I encountered tears in Odessa, Mariupol, Donetsk, Amvrosiivka, Vasylkiivka and Kiev, government- and separatist-held towns where the brutality of the conflict and the likelihood it will last seemed to be setting in.
Everywhere, the sadness was accompanied by financial fear.
Yet the war has caused feelings on both sides to harden against what many here see as Russian – or Ukrainian – aggression.
Elena Bilan, 55, prayed at makeshift shrines to dozens of people killed by mysterious snipers in Kiev during last year's Maidan uprising that led to the war.
"We used to have a lot of tourists from Belarus and Russia. Last year we had a lot of people from Donetsk, but they weren't tourists, they were displaced people," she said.
"What will happen next year I don't know. I have a son at the front, and I help him with everything I have."
Prices on foreign goods have risen while wages stagnate.
Some jobs have disappeared, and everywhere young men are waiting to find out whether they'll be mobilized for the country's defense.
In separatist-held Amvrosiivka, near the Russian border, I spoke to a group of mothers waiting in the cold for handouts from an aid group.
Those who had jobs weren't getting paid.
Government assistance no longer arrives.
And the war is killing their men.
They were afraid rebel officials would retaliate against them if they spoke candidly on the record to a reporter.
Eventually, Natalia Larkina, 30, Olga Lapteva, 35, Alona Peleshok, 33, Marina Azmanova, 39, and Tatiana Belsmer, 38, agreed to talk as a group.
Belsmer, a clerk at a new car showroom before the war, has two small children and a son who could be drafted into the rebel military.
She'd like to leave her town and go somewhere else, anywhere else.
But she doesn't have the money.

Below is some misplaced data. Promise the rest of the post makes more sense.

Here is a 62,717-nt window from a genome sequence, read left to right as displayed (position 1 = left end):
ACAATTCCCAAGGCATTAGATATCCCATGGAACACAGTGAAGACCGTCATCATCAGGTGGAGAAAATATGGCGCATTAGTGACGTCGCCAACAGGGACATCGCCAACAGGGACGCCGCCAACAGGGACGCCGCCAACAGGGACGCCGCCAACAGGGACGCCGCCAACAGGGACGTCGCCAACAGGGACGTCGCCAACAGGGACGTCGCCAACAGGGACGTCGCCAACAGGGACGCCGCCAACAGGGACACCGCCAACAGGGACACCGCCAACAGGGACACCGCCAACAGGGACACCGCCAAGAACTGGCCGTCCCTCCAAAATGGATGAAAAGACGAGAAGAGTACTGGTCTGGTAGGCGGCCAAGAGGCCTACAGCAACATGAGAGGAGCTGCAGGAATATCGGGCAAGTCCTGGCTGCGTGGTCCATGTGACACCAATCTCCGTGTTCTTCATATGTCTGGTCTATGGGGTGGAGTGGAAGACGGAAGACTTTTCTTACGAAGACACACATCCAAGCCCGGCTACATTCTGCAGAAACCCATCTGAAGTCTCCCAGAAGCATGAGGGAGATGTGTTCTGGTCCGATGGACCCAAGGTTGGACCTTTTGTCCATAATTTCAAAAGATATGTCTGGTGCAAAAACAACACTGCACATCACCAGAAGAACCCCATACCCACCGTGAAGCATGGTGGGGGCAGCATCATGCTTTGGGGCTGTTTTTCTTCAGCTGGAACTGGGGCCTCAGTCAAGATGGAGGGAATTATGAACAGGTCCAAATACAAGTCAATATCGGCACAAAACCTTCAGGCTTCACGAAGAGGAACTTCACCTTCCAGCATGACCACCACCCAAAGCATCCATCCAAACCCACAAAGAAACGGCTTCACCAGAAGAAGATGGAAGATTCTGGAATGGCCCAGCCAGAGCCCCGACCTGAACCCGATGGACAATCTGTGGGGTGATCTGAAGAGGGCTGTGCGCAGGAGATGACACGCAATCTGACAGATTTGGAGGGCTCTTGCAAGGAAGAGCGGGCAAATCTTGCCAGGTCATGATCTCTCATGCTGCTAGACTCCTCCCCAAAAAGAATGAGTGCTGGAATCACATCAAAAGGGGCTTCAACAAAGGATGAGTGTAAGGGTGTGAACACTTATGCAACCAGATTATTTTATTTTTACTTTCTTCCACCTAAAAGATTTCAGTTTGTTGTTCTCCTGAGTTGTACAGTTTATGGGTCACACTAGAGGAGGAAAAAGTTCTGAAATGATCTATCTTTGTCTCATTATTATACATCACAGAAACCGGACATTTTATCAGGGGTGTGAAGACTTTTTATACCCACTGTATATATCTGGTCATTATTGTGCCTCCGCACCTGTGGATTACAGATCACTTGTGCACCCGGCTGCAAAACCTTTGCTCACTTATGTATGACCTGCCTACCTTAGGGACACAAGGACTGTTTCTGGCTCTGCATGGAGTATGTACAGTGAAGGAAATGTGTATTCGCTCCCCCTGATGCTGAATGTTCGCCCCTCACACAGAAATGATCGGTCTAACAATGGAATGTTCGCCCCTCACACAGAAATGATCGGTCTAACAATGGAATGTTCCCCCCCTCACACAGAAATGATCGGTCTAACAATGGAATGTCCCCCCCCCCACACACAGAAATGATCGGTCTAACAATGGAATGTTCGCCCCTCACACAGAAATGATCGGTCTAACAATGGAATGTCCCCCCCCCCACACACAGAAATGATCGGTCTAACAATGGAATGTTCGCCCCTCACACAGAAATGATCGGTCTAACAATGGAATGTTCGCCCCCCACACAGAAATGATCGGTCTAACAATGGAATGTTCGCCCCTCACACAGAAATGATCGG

She started crying as she contemplated her fate.
She admits that she supported separation from Ukraine a year ago.
But she never expected war.
"Many people were killed," she said.
"It's almost impossible to forgive."
In Kiev, Oksana Semenets, 25, stood in line with a friend outside the Pinchuk Art Centre, a free art gallery that is one of the few entertainment venues people here can still enjoy.
"We can't buy a house and can't afford a child now," Semenets said.
"Now, everyone is nervous. We're waiting for the mobilization."
Semenets' husband, who plays the trumpet with the National Philharmonic Society of Ukraine, may soon have to trade in his tuxedo for fatigues.
Semenets, a pianist and teacher, opposed pro-European demonstrations when they began in the fall of 2013.
Ukraine has a long cultural connection to Russia, especially in the musical sphere, and Ukraine is a country with resources that can develop without attaching itself to Europe, she said.
But the war and the actions of Russian President Vladimir Putin changed her mind.
"I'm not against (Russian) people, I'm against Russian authorities and what they do," she said.
"Let them deal with their own huge country and leave us alone."
Mykola Polishchuk, 62, a retired store manager who has traveled across the region, said countering Russia and its cronies in eastern Ukraine means going up against a deep Russian nationalism that's hard to reason with.
"Their Russian identity is the glue that holds their Russian society together," Polishchuk said.
"It's a kind of fascism that believes we don't need good cars, bread or economy as long as we have that (identity) to hold us together."
He saw the influence of such thinking on his sister. who moved to Donetsk and then took three years "to change back to normal" after she moved back to Kiev.
But he's optimistic that Ukraine, with its natural riches, educated workforce, and industrial capacity, can prevail.
All it needs is Western aid, and Polishchuk is sure it's coming.
Ukraine needs Western capital as well as agricultural and technical know-how to improve its economy, Polishchuk said.
And, he added, "If Putin is to be stopped, we need modern American weapons."
Source: USA Today